April 24, 2020
Vancouver

Recently, my Ma told me about the mad woman who sits outside her red brick wall, seeking shelter under the giant bottlebrush. I reminded her that it was not particularly compassionate to call a poor woman “mad” especially considering the strains of madness in our own gene pool. My mother scoffed and suggested the woman was living it up in Covid-19 times and had recently offered my father coffee when he stepped out for some fresh air. And when the family had sent out food for a meal, the woman had rebuffed the food pointing out that the sambaar was not good enough for her tastes. “It’s all that free food they are getting from the politicians these days. Biryani three times a day, milk, sugar…’’

I laughed at that but felt a sudden pang. Lately we have been disagreeing about a few things. For instance, the equal danger posed by the Tablighi Jamaat and the guests at a local politicians’ big fat family wedding. Are irresponsible Muslims more contagious than irresponsible Hindus? I worry about where she gets her half-distilled information as much as that cough that won’t go away. I worry that isolation and the persistent stress bred by this contagion and circumstances might render away all her kindness and leave her like over-crisped bacon. I worry about who she might become at the end of it all. When it comes to my Ma, it is almost as if she has suddenly become my teenager and not my parent. It is a curious time for a role reversal between my mother and I. For so long she has been the one parent I have turned to, in good times and bad, the one who brought me books, nurtured my love for poetry, people, food and art, and tolerated my eye-rolling teenage provocations. I am famous in some circles for having a very fun, wise and cool mum. I am the one who has a friend in my mother. I was always her reflection, and she was my funhouse mirror. Our warm and deep relationship was the status quo for so long that I never noticed that the tables were slowly turning and time was playing catch up with us. One day I became the scold and she the truant scamp.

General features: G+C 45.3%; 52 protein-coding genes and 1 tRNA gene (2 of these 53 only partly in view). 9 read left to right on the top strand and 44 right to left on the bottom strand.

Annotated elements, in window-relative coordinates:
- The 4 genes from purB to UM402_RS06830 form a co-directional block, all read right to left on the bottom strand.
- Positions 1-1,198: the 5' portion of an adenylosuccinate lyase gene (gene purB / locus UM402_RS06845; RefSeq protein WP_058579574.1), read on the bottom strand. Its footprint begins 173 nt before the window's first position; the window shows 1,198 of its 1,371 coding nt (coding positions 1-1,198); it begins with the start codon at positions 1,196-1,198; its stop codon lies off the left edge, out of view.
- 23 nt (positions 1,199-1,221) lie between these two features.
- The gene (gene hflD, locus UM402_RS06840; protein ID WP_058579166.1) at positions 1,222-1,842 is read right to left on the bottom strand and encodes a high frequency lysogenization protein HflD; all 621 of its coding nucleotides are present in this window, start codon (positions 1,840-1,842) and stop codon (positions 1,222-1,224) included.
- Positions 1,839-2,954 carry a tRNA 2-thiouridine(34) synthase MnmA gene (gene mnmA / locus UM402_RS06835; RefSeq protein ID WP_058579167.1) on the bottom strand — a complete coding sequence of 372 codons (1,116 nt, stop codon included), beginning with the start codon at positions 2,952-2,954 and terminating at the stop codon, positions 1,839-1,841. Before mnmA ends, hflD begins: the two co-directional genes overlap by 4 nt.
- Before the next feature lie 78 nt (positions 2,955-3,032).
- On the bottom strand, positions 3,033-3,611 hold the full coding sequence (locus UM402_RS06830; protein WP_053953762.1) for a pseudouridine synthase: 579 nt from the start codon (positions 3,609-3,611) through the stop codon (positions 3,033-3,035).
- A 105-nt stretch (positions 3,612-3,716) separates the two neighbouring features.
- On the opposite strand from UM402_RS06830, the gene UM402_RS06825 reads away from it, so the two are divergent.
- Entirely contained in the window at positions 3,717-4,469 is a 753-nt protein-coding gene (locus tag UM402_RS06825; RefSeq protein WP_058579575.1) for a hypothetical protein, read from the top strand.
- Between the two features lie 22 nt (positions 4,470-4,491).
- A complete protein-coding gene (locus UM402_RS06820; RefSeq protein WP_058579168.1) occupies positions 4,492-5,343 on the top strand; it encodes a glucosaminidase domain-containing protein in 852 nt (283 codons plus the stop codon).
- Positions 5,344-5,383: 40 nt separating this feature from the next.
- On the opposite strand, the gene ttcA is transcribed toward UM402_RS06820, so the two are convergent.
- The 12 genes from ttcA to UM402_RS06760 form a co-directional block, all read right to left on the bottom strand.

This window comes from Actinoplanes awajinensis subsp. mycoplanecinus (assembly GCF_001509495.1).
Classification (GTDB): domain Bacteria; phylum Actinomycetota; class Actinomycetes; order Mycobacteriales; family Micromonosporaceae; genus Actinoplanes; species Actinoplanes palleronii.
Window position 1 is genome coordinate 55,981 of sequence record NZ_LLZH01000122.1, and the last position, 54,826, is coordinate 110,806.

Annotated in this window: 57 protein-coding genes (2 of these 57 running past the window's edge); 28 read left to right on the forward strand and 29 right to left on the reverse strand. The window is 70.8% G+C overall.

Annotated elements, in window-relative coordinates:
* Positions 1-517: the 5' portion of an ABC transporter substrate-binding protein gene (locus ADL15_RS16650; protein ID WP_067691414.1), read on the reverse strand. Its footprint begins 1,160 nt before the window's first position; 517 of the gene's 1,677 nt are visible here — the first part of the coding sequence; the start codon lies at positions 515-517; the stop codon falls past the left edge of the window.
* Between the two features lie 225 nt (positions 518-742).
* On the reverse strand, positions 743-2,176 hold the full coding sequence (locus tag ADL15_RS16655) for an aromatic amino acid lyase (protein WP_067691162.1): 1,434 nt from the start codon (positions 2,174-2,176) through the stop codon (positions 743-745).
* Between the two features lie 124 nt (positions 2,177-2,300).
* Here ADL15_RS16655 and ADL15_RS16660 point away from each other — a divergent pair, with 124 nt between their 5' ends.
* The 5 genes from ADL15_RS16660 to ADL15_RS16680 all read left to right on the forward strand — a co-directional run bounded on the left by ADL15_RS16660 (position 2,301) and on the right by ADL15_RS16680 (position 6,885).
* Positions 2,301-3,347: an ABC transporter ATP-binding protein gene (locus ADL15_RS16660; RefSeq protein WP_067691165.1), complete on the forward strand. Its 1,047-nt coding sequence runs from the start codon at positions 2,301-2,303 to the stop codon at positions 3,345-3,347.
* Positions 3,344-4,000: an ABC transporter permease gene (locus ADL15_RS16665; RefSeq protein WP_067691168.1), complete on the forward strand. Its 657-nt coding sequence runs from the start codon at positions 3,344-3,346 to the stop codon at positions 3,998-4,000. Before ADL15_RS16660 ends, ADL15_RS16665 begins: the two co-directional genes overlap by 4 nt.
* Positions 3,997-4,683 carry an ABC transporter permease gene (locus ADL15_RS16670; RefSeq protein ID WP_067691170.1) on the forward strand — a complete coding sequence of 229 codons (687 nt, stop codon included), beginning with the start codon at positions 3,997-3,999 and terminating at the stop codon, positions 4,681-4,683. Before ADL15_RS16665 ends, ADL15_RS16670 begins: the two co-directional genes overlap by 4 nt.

When the Covid-19 scare began in March, she sent me a photo of herself and my little nieces dressed up as bandits. After the laughter subsided, I realised that she had taken to paying visits to her old friends accompanied by those two rugrats. At a time of spreading contagion, she seemed to be blissfully unaware of the danger posed by them, intent on sharing oily samosas and spreading false cheer to people in their dotage. I worried about the danger to the little girls, my mother (with her health issues), as well as the elderly friends she was determined to nurture even at the cost of extinction. When she was not out on these missions, she was shopping for the household. In-out. In-out. Twice a day. I talked to my sisters. I asked them to intercede. I talked to my dad. I begged him to put an end to her outings. Nobody quite knew what to do. She was not a child. Neither had she been diagnosed with any sort of dementia. She was running a very demanding household, refusing to acknowledge that overnight the world was demanding new tricks from old dogs.

An intervention via a family WhatsApp was arranged which put a damper on her outings. I was blunt, even harsh. Privately I reminded her that I lived 6,000 miles away and would be unable to attend her funeral. And I would never forgive her if she did something irresponsible. An unusual silence fell between us. And then shortly thereafter the lockdown arrived in India, like a whiplash of sudden rain, bringing to the fore all our deepest fears. No matter how bad things get, there are some people who are made for each other. And so it is with my Ma and I. We edged back into our relationship like earthworms, not mentioning the reasons for the sudden silence, and resumed our usual back and forth.